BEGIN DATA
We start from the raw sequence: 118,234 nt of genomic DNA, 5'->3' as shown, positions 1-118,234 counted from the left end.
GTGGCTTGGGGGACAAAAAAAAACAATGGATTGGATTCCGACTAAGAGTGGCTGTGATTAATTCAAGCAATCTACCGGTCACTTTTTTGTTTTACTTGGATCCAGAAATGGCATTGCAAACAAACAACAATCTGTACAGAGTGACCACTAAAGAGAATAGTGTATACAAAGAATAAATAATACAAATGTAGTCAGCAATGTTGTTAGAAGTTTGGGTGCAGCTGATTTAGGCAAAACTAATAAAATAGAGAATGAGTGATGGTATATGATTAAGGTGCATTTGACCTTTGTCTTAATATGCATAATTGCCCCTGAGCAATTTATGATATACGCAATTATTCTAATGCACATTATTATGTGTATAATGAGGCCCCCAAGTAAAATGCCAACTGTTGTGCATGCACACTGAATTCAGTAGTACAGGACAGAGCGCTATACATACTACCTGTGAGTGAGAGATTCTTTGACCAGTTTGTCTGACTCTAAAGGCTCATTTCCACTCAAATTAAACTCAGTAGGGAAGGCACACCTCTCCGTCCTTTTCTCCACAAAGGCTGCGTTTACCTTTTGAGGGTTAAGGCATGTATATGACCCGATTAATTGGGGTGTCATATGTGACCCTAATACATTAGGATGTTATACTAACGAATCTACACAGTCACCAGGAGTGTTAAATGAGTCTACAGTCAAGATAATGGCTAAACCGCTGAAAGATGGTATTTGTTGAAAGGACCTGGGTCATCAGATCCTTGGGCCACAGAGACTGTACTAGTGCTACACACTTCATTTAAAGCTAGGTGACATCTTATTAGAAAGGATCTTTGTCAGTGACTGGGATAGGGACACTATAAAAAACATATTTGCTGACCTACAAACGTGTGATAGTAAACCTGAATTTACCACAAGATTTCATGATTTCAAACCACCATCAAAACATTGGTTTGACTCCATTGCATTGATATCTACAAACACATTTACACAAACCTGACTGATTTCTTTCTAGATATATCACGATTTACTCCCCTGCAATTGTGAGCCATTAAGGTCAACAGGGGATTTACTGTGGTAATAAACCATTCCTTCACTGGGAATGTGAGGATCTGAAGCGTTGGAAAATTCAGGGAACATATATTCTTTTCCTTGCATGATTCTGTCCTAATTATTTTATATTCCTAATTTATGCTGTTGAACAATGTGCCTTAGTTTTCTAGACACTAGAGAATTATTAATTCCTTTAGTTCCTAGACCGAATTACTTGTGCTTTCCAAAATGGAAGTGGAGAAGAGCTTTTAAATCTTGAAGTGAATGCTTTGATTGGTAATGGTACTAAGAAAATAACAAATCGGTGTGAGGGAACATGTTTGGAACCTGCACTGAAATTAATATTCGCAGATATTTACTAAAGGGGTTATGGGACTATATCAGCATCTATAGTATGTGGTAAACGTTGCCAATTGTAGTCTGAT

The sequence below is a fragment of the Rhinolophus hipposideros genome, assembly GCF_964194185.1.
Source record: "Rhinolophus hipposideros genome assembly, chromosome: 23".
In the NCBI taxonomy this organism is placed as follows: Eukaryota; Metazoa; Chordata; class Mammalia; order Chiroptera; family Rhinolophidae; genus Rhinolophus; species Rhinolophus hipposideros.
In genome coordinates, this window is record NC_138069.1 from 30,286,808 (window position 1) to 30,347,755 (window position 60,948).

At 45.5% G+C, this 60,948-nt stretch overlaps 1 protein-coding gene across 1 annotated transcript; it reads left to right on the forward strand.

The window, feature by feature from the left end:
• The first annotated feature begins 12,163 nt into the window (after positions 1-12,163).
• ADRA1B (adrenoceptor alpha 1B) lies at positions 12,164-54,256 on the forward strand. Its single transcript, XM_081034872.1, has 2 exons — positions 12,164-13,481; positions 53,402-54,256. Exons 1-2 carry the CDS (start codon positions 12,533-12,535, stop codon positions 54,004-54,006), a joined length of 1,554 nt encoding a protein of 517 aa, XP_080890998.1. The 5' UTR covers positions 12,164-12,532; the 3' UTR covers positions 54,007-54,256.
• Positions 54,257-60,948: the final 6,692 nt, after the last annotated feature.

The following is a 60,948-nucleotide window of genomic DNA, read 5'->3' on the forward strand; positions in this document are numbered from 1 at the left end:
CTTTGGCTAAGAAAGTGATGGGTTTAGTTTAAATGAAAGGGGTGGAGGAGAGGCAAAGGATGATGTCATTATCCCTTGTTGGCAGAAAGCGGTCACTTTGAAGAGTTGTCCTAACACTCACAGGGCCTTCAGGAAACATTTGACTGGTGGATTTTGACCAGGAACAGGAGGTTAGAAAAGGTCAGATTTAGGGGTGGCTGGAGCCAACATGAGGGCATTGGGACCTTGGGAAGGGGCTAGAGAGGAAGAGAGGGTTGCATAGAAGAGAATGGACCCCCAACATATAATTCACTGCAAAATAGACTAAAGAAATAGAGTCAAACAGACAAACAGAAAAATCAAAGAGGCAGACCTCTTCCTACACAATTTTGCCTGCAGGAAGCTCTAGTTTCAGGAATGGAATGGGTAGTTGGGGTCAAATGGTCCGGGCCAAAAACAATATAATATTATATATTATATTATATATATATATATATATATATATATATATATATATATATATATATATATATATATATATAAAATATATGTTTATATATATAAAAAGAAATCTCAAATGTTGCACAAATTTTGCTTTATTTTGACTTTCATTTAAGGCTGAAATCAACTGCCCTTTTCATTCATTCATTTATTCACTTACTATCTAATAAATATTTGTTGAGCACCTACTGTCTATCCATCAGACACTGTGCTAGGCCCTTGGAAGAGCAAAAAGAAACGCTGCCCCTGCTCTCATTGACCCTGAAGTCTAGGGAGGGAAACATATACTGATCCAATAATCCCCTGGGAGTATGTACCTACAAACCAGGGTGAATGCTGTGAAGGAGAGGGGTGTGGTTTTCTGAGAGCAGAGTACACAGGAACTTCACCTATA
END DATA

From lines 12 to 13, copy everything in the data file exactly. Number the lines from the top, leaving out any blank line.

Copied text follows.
The following is a 60,948-nucleotide window of genomic DNA, read 5'->3' on the forward strand; positions in this document are numbered from 1 at the left end:
CTTTGGCTAAGAAAGTGATGGGTTTAGTTTAAATGAAAGGGGTGGAGGAGAGGCAAAGGATGATGTCATTATCCCTTGTTGGCAGAAAGCGGTCACTTTGAAGAGTTGTCCTAACACTCACAGGGCCTTCAGGAAACATTTGACTGGTGGATTTTGACCAGGAACAGGAGGTTAGAAAAGGTCAGATTTAGGGGTGGCTGGAGCCAACATGAGGGCATTGGGACCTTGGGAAGGGGCTAGAGAGGAAGAGAGGGTTGCATAGAAGAGAATGGACCCCCAACATATAATTCACTGCAAAATAGACTAAAGAAATAGAGTCAAACAGACAAACAGAAAAATCAAAGAGGCAGACCTCTTCCTACACAATTTTGCCTGCAGGAAGCTCTAGTTTCAGGAATGGAATGGGTAGTTGGGGTCAAATGGTCCGGGCCAAAAACAATATAATATTATATATTATATTATATATATATATATATATATATATATATATATATATATATATATATATATATATATATATAAAATATATGTTTATATATATAAAAAGAAATCTCAAATGTTGCACAAATTTTGCTTTATTTTGACTTTCATTTAAGGCTGAAATCAACTGCCCTTTTCATTCATTCATTTATTCACTTACTATCTAATAAATATTTGTTGAGCACCTACTGTCTATCCATCAGACACTGTGCTAGGCCCTTGGAAGAGCAAAAAGAAACGCTGCCCCTGCTCTCATTGACCCTGAAGTCTAGGGAGGGAAACATATACTGATCCAATAATCCCCTGGGAGTATGTACCTACAAACCAGGGTGAATGCTGTGAAGGAGAGGGGTGTGGTTTTCTGAGAGCAGAGTACACAGGAACTTCACCTATA